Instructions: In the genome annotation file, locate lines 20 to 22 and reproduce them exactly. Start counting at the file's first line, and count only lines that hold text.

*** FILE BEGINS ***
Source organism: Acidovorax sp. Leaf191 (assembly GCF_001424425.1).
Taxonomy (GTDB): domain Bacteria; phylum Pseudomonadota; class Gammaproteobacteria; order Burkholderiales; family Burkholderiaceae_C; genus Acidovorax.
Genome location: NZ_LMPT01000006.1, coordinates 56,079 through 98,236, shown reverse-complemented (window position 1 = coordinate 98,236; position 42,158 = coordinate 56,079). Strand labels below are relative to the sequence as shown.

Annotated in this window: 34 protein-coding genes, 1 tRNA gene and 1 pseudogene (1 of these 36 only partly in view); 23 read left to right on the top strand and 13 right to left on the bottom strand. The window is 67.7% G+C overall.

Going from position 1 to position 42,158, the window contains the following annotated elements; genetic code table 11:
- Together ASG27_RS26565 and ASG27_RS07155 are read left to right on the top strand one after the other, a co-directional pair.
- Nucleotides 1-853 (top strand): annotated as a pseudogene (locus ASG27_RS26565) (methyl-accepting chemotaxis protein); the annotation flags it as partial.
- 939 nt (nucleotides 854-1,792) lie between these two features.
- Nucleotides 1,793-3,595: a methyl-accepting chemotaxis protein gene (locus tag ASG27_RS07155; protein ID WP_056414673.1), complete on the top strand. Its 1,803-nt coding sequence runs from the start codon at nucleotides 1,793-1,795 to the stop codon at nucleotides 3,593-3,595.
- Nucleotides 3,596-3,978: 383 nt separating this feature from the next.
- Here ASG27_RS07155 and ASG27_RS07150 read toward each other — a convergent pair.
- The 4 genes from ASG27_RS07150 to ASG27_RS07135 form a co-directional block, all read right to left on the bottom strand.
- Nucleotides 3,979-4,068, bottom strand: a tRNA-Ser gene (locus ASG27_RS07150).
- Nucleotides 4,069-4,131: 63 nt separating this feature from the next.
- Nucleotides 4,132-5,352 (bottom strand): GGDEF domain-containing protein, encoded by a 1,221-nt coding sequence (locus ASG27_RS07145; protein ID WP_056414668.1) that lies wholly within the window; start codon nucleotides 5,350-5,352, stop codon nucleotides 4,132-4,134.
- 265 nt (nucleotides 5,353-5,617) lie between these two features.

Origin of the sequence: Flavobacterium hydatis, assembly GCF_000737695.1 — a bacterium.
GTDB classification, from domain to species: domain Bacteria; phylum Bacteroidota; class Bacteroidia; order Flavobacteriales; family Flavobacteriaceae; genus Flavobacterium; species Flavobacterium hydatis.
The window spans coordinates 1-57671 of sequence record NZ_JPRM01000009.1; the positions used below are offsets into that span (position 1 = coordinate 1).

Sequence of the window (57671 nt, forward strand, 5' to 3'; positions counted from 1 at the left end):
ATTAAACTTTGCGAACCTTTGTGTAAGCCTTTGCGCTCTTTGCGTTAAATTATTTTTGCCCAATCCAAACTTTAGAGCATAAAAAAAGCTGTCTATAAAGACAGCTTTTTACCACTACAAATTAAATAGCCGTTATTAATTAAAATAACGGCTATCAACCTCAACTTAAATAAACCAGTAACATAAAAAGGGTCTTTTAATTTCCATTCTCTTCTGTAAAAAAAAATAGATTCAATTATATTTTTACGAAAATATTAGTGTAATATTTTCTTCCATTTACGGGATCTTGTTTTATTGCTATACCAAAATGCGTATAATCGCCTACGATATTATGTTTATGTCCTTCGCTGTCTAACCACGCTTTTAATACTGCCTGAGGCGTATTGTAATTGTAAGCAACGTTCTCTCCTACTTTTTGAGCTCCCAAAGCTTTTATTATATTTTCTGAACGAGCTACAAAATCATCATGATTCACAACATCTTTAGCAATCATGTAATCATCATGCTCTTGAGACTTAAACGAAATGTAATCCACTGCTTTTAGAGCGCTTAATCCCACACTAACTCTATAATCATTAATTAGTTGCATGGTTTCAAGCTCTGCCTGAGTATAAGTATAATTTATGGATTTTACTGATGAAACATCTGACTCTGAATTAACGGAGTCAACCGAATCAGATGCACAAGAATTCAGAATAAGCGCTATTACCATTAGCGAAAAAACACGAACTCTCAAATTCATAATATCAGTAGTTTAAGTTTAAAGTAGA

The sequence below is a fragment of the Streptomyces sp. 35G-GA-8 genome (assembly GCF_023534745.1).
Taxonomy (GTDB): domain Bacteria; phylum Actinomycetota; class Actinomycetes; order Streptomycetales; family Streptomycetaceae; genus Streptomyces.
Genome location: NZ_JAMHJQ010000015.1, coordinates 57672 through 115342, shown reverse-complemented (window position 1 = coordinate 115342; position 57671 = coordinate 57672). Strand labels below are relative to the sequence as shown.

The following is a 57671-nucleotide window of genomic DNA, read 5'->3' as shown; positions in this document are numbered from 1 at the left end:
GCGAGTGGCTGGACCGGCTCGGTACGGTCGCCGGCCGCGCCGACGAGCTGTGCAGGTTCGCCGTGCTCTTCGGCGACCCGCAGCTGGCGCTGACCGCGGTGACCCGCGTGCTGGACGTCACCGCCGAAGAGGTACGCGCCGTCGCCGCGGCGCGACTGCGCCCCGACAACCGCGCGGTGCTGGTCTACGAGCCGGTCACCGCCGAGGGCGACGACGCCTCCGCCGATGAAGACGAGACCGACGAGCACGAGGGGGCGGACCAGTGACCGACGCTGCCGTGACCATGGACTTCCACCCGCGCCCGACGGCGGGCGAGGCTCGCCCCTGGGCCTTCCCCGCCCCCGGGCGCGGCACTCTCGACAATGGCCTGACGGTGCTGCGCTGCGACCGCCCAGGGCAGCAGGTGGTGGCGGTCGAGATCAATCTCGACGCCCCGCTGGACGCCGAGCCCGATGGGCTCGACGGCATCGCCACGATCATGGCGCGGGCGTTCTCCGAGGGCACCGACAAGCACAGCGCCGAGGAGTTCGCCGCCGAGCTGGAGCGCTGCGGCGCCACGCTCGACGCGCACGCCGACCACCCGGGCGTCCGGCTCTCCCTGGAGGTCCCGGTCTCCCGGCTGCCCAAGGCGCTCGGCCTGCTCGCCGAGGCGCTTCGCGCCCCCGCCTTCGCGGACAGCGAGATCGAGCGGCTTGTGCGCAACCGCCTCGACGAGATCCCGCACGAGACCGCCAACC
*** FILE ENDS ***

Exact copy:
Sequence of the window (57671 nt, forward strand, 5' to 3'; positions counted from 1 at the left end):
ATTAAACTTTGCGAACCTTTGTGTAAGCCTTTGCGCTCTTTGCGTTAAATTATTTTTGCCCAATCCAAACTTTAGAGCATAAAAAAAGCTGTCTATAAAGACAGCTTTTTACCACTACAAATTAAATAGCCGTTATTAATTAAAATAACGGCTATCAACCTCAACTTAAATAAACCAGTAACATAAAAAGGGTCTTTTAATTTCCATTCTCTTCTGTAAAAAAAAATAGATTCAATTATATTTTTACGAAAATATTAGTGTAATATTTTCTTCCATTTACGGGATCTTGTTTTATTGCTATACCAAAATGCGTATAATCGCCTACGATATTATGTTTATGTCCTTCGCTGTCTAACCACGCTTTTAATACTGCCTGAGGCGTATTGTAATTGTAAGCAACGTTCTCTCCTACTTTTTGAGCTCCCAAAGCTTTTATTATATTTTCTGAACGAGCTACAAAATCATCATGATTCACAACATCTTTAGCAATCATGTAATCATCATGCTCTTGAGACTTAAACGAAATGTAATCCACTGCTTTTAGAGCGCTTAATCCCACACTAACTCTATAATCATTAATTAGTTGCATGGTTTCAAGCTCTGCCTGAGTATAAGTATAATTTATGGATTTTACTGATGAAACATCTGACTCTGAATTAACGGAGTCAACCGAATCAGATGCACAAGAATTCAGAATAAGCGCTATTACCATTAGCGAAAAAACACGAACTCTCAAATTCATAATATCAGTAGTTTAAGTTTAAAGTAGA

The sequence below is a fragment of the Streptomyces sp. 35G-GA-8 genome (assembly GCF_023534745.1).